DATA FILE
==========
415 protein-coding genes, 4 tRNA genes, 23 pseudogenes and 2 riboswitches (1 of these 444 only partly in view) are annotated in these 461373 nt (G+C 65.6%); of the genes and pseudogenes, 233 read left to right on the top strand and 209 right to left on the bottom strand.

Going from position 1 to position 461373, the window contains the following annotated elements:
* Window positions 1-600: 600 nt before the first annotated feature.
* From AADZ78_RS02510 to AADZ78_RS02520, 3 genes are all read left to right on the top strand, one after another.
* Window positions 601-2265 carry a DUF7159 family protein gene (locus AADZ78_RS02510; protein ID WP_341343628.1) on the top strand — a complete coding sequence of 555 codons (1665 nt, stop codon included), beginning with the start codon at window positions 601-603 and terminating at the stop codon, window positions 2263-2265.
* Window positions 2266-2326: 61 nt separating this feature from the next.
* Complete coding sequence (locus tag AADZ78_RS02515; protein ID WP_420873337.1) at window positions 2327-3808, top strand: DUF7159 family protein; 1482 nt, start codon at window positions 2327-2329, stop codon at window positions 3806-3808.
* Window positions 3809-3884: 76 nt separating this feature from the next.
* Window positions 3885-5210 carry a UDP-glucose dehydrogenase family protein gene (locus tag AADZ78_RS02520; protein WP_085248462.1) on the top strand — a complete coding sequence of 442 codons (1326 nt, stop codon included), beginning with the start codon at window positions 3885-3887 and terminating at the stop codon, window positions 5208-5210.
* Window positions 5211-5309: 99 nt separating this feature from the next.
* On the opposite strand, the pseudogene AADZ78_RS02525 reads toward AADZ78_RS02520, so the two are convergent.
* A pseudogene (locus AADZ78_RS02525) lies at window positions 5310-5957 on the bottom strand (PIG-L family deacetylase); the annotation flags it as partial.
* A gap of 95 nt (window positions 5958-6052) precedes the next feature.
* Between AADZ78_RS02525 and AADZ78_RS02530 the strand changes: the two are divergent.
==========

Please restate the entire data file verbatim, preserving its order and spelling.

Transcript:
415 protein-coding genes, 4 tRNA genes, 23 pseudogenes and 2 riboswitches (1 of these 444 only partly in view) are annotated in these 461373 nt (G+C 65.6%); of the genes and pseudogenes, 233 read left to right on the top strand and 209 right to left on the bottom strand.

Going from position 1 to position 461373, the window contains the following annotated elements:
* Window positions 1-600: 600 nt before the first annotated feature.
* From AADZ78_RS02510 to AADZ78_RS02520, 3 genes are all read left to right on the top strand, one after another.
* Window positions 601-2265 carry a DUF7159 family protein gene (locus AADZ78_RS02510; protein ID WP_341343628.1) on the top strand — a complete coding sequence of 555 codons (1665 nt, stop codon included), beginning with the start codon at window positions 601-603 and terminating at the stop codon, window positions 2263-2265.
* Window positions 2266-2326: 61 nt separating this feature from the next.
* Complete coding sequence (locus tag AADZ78_RS02515; protein ID WP_420873337.1) at window positions 2327-3808, top strand: DUF7159 family protein; 1482 nt, start codon at window positions 2327-2329, stop codon at window positions 3806-3808.
* Window positions 3809-3884: 76 nt separating this feature from the next.
* Window positions 3885-5210 carry a UDP-glucose dehydrogenase family protein gene (locus tag AADZ78_RS02520; protein WP_085248462.1) on the top strand — a complete coding sequence of 442 codons (1326 nt, stop codon included), beginning with the start codon at window positions 3885-3887 and terminating at the stop codon, window positions 5208-5210.
* Window positions 5211-5309: 99 nt separating this feature from the next.
* On the opposite strand, the pseudogene AADZ78_RS02525 reads toward AADZ78_RS02520, so the two are convergent.
* A pseudogene (locus AADZ78_RS02525) lies at window positions 5310-5957 on the bottom strand (PIG-L family deacetylase); the annotation flags it as partial.
* A gap of 95 nt (window positions 5958-6052) precedes the next feature.
* Between AADZ78_RS02525 and AADZ78_RS02530 the strand changes: the two are divergent.